A Shared Spirit: Uniting of Jew and Gentile – Acts 2, 10 – 13

Unity, Diversity and Our Identity in Christdiversity
Part 10 of 14

The Holy Spirit comes upon the first followers of Jesus. He begins to unite in Christ people who had no reason to be united about anything before.

A Shared Spirit Acts 2, 10 – 13.pdf

A Shared Assignment Matt Luke Acts.mp3

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Simon of Cyrene and Simeon called Niger

The New Commentary on the Whole Bible, editors J.D. Douglas, Philip W. Comfort, brings up the interesting possibility that Simeon called Niger who appears in Acts 13:1 is the same person as Simon of Cyrene mentioned in the Synoptic Gospels as the man who helped Jesus carry His cross.  I believe this is true, though I’ve yet to see anything beyond a couple of quick cross-references as to how we can come to that conclusion.  Probably no one has written much about it because it doesn’t really matter.

Anyway, here goes:

First of all, to explain the difference in the names, Simeon and Simon are alternate spellings of the same name.

Everything we know about Simon who carried the cross is summed up in this verse from Mark:

Mark 15:21 (NKJV) Then they compelled a certain man, Simon a Cyrenian, the father of Alexander and Rufus, as he was coming out of the country and passing by, to bear His cross.

  • He was from Cyrene, on the North Coast of Africa.
  • His sons were named Alexander and Rufus.

What we know about Simeon called Niger is his name.  Simeon is a Jewish name and Niger comes from the Latin for “black”.  It’s safe to say he was Jewish and may have been called “Black” simply because of his looks.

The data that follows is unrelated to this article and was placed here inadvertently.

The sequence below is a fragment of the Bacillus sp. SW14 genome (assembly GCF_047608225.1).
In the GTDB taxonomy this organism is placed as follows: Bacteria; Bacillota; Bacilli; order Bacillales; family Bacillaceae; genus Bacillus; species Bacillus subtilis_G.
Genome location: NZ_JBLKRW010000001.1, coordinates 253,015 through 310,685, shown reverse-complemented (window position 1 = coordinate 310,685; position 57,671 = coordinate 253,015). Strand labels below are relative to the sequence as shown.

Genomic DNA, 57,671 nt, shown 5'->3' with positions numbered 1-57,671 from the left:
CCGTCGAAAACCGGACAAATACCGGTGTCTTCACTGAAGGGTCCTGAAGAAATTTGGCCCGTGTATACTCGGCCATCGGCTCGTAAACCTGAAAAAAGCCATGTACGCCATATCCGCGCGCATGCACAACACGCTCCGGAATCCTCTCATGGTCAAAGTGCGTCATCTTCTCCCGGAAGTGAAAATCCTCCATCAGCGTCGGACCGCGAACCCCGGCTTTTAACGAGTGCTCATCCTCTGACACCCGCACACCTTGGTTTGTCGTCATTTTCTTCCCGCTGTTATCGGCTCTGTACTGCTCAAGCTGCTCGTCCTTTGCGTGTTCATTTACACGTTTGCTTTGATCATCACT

There are and long have been dark-skinned Jews.  They are a minority, to be sure, but they mainly come from Africa.  For an example with a picture See this post on myjewishlearning.com  Might Simon of Cyrene have been one of them?  Why not?  Cyrene, on the African coast, is as good a place as any to look for a man with dark skin.  So those two facts help connect our guys Niger and Simon.  And there is more.

If we check out Acts 11:19-21 we find that the church in Antioch, where we first met Niger, was founded by men from Cyprus and Cyrene.  So here is another connection.  Niger is not said to be from Cyrene in Acts 13, but he’s not said to be from anywhere, so Cyrene is a good possibility, considering he was a leader in a church founded by Cyrenians.

John Mark is the evangelist who mentions Simon’s sons, Alexander and Rufus.  We know from tradition and several Latin words in the Greek text that Mark was writing his Gospel to a largely Roman audience.  So that can help connect Rufus with the Rufus mentioned by Paul in Romans 16:13.  We know from Romans 16:13 that Paul apparently knew Rufus’s mother.

Romans 16:13 (NKJV) Greet Rufus, chosen in the Lord, and his mother and mine.

So now we can begin to connect the dots into a possible history:

Simon of Cyrene became a believer in Jesus Christ and his sons were well-known in the early church.  He later travelled to Antioch and helped get the church there started.  His wife and sons were with him.  In Antioch he received the nickname Niger, “the black guy” for being a dark-skinned Jew.  (People in Antioch like to give nicknames, but that would have to be another post.)  He was later joined in Antioch by Paul (then Saul of Tarsus) and, later yet, John Mark, who both got to know and love him, his wife and sons. 

Years later, after Simon’s/Niger’s death, his wife and son Rufus were living in Rome.  They were prominent in the church there in part because of the unique role Simon played in the Gospel story.  Writing to a Roman audience, Mark mentions Rufus and Alexander, because he and the Roman church knew them personally.  Paul, writing to the Romans, greets Rufus and his mom for the same reason.